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  1. #1
    Join Date
    May. 2, 2013
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    Default Crooked Legged Foal (ALD, Carpus Valgus)

    Hello!
    I'm a first time mom, and so was my mare. Baby came at exactly 338 days, which seems perfect but vet says although not premature, had premature tendencies (Not positive I understand that...). Fortunately mom has been fantastic and so has baby, hitting all the proper milestones, except..

    She was born with a domed head, somewhat floppy ears, quite the fuzzy coat (Mare dropped her during a blizzard in 18F weather in the middle of April).

    She had extremely lax tendons in the back (Fetlocks swooping down to almost touch) as well as windswept to the right in the back. In the front she was and is still knock kneed with the vet holding some concern for her right front.

    The first vet out was quite young and seemed to suggest bandaging right off. We took the advice of the experienced breed manager at our nursery stable instead and decided to wait it out. So far the filly is improving, although is becoming slightly over at the knee...

    The second vet who has seen baby did not suggest bandages but restricted exercise and careful watching. He saw her again at a little over 1 week (Mom had a foal alert which tore her vulva when baby came out, so vet has been watching) he did note improvement (Nearly perfect in the back, although right hock slightly weak still) but suggested no more then 1 hour of turnout for now as her front is still deviated.

    After reading several different posts I decided to speak with my vet over Rejuvenaide and have now begun her on the paste (Although 2 weeks old now she has yet to have her incisors erupt, hopefully just a premature sign?).

    The vet felt x-rays were unnecessary for now, especially with her improving. I just would love some opinions on how she looks to other experienced eyes.

    As a side not I do stretch her legs when I make it out to see her (3x week) and they do seem to straighten well. They also seem quite good when she has been resting, but she really begins to knuckle over and splay leg after some exercise (is it a good prognosis that they only look worse after exercise?).

    I do have a couple of photos I will try to post, please let me know your thoughts and advice!! (Such as when can we increase turnout? Baby loves to play and is quite agile, and mom is going bonkers stuck in the stall)



    CORRECTED LINK FOR PHOTOS: https://www.facebook.com/media/set/?...1&l=c2ea070b28
    Last edited by cheshyrz; May. 7, 2013 at 05:16 PM. Reason: Photo Link fixed



  2. #2
    Join Date
    Mar. 14, 2004
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    Left coast, left wing, left field
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    6,413

    Default

    Links aren't working for me -- just take me to google mail log-in page...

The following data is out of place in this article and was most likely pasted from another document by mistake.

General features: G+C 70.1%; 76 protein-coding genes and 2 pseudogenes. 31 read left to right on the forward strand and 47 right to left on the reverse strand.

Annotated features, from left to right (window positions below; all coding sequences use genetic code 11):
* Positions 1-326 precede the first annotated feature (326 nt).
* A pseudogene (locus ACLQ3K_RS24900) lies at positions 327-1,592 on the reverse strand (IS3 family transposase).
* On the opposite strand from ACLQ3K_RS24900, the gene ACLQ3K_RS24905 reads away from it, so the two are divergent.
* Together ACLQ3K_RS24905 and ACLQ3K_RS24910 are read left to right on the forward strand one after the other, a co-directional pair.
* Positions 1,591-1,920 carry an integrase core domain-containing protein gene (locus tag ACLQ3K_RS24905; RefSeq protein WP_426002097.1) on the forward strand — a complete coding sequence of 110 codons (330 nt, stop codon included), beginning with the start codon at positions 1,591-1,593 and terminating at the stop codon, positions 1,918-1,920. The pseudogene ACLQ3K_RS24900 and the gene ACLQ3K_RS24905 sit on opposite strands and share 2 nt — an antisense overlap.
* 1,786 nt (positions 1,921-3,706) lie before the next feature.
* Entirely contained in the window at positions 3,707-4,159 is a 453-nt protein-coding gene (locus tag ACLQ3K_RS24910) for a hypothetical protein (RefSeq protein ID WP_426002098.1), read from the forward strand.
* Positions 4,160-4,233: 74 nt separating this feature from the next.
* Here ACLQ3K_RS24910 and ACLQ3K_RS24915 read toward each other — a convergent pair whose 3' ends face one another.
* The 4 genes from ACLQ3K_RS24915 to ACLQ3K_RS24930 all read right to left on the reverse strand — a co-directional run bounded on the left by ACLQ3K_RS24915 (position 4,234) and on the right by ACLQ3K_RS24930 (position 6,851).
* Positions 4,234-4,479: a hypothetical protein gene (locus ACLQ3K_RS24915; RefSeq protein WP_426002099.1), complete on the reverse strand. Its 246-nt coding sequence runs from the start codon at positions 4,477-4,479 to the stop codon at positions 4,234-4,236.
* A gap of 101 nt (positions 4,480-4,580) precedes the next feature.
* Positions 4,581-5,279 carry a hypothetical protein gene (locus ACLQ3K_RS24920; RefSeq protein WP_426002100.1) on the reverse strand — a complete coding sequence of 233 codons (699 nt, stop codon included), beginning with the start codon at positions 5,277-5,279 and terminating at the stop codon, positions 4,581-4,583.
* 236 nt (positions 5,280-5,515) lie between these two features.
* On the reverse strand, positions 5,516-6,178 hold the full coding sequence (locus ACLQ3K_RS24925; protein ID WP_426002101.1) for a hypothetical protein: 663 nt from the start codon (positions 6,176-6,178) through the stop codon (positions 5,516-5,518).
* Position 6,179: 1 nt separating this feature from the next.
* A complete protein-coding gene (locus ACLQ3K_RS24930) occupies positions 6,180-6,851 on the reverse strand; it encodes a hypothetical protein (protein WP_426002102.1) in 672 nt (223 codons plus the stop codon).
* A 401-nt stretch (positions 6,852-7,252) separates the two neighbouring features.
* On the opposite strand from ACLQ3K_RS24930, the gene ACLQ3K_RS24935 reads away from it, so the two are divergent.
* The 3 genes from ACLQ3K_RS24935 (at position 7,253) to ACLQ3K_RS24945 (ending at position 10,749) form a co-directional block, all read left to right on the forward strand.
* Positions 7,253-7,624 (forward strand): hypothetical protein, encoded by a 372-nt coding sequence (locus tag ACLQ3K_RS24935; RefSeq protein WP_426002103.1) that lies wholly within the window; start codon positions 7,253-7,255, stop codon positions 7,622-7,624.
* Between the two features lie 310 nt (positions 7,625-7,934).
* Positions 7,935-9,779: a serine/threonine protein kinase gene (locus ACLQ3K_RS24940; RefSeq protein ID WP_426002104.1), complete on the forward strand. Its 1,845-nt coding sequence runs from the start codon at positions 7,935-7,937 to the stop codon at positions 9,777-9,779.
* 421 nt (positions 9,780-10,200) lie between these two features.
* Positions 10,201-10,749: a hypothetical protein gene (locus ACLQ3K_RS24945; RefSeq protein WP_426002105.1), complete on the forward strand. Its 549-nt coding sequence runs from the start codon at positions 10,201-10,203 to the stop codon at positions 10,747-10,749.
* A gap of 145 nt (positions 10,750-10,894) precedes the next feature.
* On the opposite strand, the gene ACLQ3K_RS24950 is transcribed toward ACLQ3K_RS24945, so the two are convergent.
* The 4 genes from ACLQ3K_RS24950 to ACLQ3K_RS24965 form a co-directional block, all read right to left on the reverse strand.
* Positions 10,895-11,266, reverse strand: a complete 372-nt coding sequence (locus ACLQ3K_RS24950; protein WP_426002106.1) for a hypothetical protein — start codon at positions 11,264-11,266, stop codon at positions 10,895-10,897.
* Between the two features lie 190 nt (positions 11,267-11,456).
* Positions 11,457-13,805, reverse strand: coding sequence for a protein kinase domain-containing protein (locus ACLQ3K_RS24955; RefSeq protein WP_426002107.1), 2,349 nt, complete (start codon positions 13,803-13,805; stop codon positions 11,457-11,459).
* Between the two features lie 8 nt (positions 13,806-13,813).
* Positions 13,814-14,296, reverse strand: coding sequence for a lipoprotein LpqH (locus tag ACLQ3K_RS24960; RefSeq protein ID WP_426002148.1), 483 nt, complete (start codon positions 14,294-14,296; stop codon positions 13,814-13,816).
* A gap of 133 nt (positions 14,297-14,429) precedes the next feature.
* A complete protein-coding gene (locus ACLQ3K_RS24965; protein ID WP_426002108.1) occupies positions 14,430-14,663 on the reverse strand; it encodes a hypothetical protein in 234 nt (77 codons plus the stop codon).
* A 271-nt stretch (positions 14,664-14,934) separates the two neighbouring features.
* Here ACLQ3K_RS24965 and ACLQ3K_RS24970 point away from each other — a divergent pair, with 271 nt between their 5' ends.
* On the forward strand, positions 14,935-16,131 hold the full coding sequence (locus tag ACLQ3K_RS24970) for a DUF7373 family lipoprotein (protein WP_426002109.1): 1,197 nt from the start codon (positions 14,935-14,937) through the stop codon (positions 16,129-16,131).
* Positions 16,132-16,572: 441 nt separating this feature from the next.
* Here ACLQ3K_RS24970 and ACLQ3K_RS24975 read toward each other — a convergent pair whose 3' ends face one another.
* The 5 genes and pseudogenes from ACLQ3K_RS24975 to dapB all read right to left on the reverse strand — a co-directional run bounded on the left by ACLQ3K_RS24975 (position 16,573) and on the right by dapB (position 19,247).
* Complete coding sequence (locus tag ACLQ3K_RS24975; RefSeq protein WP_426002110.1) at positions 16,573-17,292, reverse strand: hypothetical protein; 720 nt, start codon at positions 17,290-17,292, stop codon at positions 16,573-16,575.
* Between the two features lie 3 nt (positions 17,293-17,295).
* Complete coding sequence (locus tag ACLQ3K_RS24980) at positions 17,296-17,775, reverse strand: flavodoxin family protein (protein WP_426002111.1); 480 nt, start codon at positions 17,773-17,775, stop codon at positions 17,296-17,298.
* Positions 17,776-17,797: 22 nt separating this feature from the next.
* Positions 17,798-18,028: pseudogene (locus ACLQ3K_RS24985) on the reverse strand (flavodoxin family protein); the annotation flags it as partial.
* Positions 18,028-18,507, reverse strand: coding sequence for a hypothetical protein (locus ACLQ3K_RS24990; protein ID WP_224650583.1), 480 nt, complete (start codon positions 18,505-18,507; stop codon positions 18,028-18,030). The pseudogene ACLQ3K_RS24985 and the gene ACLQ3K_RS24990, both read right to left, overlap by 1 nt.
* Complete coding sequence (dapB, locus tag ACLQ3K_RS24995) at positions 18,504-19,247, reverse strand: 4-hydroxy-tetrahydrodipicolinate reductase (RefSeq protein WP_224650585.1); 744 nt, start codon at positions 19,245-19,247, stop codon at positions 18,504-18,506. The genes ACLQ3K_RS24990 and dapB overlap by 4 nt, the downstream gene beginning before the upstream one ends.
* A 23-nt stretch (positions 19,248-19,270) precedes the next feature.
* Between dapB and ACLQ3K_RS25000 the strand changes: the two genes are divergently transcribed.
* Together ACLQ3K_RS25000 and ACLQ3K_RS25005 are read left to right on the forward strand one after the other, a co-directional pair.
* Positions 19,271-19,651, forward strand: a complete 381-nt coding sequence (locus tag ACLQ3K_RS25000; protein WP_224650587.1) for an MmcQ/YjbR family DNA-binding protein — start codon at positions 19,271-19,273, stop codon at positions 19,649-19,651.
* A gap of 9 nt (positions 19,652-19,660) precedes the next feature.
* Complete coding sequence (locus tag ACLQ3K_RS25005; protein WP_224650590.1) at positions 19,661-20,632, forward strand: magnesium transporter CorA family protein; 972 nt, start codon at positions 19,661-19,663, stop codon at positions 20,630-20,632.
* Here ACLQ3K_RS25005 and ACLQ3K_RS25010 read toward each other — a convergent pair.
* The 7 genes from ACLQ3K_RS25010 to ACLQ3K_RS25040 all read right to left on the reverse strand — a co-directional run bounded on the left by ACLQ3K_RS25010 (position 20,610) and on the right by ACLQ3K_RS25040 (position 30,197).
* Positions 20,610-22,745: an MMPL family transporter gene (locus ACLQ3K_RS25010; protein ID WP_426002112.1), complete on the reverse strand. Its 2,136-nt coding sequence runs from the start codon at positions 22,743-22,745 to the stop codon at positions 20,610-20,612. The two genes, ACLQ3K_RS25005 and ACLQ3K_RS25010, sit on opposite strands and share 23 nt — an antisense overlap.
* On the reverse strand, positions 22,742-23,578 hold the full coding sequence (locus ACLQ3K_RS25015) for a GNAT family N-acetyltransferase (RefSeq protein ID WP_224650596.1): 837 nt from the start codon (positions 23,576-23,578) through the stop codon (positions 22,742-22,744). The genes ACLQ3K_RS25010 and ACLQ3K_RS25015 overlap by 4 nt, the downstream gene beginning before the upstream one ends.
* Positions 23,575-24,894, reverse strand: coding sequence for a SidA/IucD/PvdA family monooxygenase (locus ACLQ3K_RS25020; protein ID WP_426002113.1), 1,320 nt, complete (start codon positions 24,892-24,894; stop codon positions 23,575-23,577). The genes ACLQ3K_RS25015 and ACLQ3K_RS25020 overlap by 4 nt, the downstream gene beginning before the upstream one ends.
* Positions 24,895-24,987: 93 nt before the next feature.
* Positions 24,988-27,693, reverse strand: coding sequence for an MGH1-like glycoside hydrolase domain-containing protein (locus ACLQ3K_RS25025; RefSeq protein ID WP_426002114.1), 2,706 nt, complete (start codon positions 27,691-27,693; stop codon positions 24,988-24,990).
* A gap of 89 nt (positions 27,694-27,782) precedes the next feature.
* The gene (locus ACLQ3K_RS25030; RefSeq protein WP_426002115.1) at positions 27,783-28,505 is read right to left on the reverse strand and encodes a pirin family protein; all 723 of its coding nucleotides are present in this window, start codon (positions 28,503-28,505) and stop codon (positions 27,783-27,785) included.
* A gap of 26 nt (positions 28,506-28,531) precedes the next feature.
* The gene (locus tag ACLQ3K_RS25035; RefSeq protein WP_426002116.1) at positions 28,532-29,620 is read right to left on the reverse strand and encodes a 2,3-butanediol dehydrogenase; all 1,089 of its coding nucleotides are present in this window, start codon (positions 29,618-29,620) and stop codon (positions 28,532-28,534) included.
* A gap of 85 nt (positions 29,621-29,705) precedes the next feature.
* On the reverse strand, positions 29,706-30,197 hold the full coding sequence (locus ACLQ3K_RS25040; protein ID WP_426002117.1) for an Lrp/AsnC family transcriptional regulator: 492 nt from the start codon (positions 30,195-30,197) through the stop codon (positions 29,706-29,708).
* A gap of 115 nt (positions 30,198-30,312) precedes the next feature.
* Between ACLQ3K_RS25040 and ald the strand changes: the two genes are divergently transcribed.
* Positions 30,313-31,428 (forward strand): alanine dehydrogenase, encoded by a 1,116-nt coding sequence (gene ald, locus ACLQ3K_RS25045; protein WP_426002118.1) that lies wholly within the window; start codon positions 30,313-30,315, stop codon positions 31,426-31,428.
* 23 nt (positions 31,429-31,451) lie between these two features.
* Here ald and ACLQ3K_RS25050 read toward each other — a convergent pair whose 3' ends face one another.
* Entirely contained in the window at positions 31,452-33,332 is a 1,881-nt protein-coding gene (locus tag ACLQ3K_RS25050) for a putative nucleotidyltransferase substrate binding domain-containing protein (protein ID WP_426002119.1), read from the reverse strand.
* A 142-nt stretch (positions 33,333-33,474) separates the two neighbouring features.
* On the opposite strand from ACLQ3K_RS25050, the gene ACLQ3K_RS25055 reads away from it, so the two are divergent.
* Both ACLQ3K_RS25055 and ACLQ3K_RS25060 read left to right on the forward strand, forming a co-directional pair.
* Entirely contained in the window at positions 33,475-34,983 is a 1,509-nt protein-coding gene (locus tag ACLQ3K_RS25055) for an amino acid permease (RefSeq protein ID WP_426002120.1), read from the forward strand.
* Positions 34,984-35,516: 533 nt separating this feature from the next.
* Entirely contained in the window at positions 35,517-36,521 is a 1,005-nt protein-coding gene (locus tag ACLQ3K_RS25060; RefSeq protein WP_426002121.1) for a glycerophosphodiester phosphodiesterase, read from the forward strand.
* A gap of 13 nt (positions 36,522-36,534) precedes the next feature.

Arrange whatever pieces come your way. - Virginia Woolf

    Did you know that if you say the word "GULLIBLE" really softly, it sounds like "ORANGES"?



  3. #3
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    Jan. 14, 2003
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    Massachusetts
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    Those links go to gmail? I can not access them.



  4. #4
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    May. 5, 2009
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    Location: Indiana, but my heart is in Zone II
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    I can't see the pictures. You need to talk to a specialist vet..but my experience is the foal should be on stall rest with minimal turnout. I had a foal once that I thought would be a heartbreak. Beautiful, fancy, a tad early but not much. Too long to ramble about but my vet said there is a window you have if they are going to correct. I had mine on stall rest, 15 minute turnout for 2 1/2 weeks.

    While I watched other people post darling pictures, I stayed silent. At 3 weeks if minimal turnout, she had straightened out and is now PERFECT. Consult a specialist vet, even if you just call them.

    Good luck.
    Come to the dark side, we have cookies



  5. #5
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    Jan. 2, 2006
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    Colorado
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    If after exercise she's worse, then it is tendons and you have to walk the fine line between enough exercise to stretch them, but not enough to tire them. Rejuvenaide or FoalAide will work their magic, don't worry. A stall with a 20x20 turn out to begin with for 4 hours and increase as she improves.



  6. #6
    Join Date
    Oct. 9, 2009
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    131

    Default

    She was dysmature not premature. And putting wraps on a foal makes tendons loosen not tighten, so good think you didn't do that! I'd be interested to see pictures, she sounds like a little fighter